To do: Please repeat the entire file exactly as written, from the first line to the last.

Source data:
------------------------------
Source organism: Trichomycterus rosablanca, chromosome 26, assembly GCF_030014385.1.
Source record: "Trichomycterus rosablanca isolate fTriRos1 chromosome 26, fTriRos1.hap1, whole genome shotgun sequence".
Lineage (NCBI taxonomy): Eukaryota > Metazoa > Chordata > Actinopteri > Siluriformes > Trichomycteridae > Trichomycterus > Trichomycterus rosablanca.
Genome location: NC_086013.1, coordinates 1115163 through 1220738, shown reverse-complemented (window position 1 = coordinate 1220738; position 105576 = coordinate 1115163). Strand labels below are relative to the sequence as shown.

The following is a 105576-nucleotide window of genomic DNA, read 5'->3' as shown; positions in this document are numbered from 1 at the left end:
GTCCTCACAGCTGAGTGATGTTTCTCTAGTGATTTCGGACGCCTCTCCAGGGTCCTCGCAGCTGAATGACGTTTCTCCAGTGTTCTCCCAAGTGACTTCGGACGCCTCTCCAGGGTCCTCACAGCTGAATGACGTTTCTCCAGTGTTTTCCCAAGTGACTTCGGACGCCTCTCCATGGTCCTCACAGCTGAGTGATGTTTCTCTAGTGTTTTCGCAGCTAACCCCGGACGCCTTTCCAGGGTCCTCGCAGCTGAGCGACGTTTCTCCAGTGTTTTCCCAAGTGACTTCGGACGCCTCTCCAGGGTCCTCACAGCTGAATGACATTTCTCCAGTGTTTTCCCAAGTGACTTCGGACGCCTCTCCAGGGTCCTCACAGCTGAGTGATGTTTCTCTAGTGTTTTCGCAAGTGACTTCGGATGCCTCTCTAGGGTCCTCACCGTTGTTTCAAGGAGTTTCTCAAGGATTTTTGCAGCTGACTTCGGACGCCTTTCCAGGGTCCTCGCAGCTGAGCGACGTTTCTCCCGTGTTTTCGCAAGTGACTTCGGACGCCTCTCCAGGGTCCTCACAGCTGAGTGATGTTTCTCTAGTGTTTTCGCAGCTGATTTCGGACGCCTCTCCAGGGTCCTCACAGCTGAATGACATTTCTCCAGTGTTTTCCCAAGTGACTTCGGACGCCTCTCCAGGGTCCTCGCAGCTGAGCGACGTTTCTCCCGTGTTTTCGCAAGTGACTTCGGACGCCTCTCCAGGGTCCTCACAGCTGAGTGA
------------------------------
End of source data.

Source organism: Trichomycterus rosablanca, chromosome 26, assembly GCF_030014385.1.
Source record: "Trichomycterus rosablanca isolate fTriRos1 chromosome 26, fTriRos1.hap1, whole genome shotgun sequence".
Lineage (NCBI taxonomy): Eukaryota > Metazoa > Chordata > Actinopteri > Siluriformes > Trichomycteridae > Trichomycterus > Trichomycterus rosablanca.
Genome location: NC_086013.1, coordinates 1115163 through 1220738, shown reverse-complemented (window position 1 = coordinate 1220738; position 105576 = coordinate 1115163). Strand labels below are relative to the sequence as shown.

The following is a 105576-nucleotide window of genomic DNA, read 5'->3' as shown; positions in this document are numbered from 1 at the left end:
GTCCTCACAGCTGAGTGATGTTTCTCTAGTGATTTCGGACGCCTCTCCAGGGTCCTCGCAGCTGAATGACGTTTCTCCAGTGTTCTCCCAAGTGACTTCGGACGCCTCTCCAGGGTCCTCACAGCTGAATGACGTTTCTCCAGTGTTTTCCCAAGTGACTTCGGACGCCTCTCCATGGTCCTCACAGCTGAGTGATGTTTCTCTAGTGTTTTCGCAGCTAACCCCGGACGCCTTTCCAGGGTCCTCGCAGCTGAGCGACGTTTCTCCAGTGTTTTCCCAAGTGACTTCGGACGCCTCTCCAGGGTCCTCACAGCTGAATGACATTTCTCCAGTGTTTTCCCAAGTGACTTCGGACGCCTCTCCAGGGTCCTCACAGCTGAGTGATGTTTCTCTAGTGTTTTCGCAAGTGACTTCGGATGCCTCTCTAGGGTCCTCACCGTTGTTTCAAGGAGTTTCTCAAGGATTTTTGCAGCTGACTTCGGACGCCTTTCCAGGGTCCTCGCAGCTGAGCGACGTTTCTCCCGTGTTTTCGCAAGTGACTTCGGACGCCTCTCCAGGGTCCTCACAGCTGAGTGATGTTTCTCTAGTGTTTTCGCAGCTGATTTCGGACGCCTCTCCAGGGTCCTCACAGCTGAATGACATTTCTCCAGTGTTTTCCCAAGTGACTTCGGACGCCTCTCCAGGGTCCTCGCAGCTGAGCGACGTTTCTCCCGTGTTTTCGCAAGTGACTTCGGACGCCTCTCCAGGGTCCTCACAGCTGAGTGA